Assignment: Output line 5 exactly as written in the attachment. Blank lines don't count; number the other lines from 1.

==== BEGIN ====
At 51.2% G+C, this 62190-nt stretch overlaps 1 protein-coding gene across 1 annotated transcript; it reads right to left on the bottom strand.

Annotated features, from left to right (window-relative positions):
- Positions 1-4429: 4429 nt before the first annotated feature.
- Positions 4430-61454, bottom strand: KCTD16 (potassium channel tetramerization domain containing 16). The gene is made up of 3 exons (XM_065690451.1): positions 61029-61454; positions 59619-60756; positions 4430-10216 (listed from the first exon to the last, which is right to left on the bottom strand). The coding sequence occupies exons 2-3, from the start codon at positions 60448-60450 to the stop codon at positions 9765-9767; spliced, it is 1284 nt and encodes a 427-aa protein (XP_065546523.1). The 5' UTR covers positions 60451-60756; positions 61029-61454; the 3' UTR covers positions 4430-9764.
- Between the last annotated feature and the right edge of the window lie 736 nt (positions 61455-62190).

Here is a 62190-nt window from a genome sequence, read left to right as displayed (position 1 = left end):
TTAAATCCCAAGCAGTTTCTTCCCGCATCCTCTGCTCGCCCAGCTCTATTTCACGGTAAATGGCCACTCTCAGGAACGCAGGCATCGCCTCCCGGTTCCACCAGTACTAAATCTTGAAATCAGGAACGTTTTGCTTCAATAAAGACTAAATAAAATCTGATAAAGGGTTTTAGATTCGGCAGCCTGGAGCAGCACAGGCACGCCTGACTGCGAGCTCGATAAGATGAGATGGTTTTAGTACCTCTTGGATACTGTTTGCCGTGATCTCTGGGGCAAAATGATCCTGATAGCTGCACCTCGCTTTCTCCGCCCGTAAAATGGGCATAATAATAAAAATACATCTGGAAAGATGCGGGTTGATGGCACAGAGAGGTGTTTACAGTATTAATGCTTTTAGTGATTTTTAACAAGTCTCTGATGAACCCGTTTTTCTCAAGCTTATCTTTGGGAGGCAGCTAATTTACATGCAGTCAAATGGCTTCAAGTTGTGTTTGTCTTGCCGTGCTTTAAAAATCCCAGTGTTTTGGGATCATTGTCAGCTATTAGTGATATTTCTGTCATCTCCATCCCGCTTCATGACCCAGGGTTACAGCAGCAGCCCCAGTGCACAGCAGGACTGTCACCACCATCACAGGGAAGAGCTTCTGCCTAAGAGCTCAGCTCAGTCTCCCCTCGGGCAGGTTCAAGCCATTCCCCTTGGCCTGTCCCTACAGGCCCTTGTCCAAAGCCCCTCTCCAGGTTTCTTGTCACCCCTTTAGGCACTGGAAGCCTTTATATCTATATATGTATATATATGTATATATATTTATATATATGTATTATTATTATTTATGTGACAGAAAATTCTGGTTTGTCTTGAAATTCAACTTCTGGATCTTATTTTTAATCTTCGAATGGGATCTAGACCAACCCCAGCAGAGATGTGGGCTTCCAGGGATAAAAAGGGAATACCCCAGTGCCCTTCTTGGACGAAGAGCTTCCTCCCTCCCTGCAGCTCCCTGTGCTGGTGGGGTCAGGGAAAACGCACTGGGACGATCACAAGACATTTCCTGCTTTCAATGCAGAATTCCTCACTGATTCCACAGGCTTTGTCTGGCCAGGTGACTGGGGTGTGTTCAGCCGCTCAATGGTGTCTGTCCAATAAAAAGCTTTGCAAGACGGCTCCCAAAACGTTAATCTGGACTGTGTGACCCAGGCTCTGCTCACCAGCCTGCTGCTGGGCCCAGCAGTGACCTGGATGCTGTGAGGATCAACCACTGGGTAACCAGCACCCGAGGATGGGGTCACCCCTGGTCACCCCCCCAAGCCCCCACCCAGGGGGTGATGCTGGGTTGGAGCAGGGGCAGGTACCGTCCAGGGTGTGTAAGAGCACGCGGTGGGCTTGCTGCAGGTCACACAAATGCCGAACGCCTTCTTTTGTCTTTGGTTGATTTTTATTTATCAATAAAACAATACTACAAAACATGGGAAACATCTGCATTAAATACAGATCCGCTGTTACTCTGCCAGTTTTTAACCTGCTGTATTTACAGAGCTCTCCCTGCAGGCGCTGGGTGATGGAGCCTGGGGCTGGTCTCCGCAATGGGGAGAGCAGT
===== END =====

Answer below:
- Between the last annotated feature and the right edge of the window lie 736 nt (positions 61455-62190).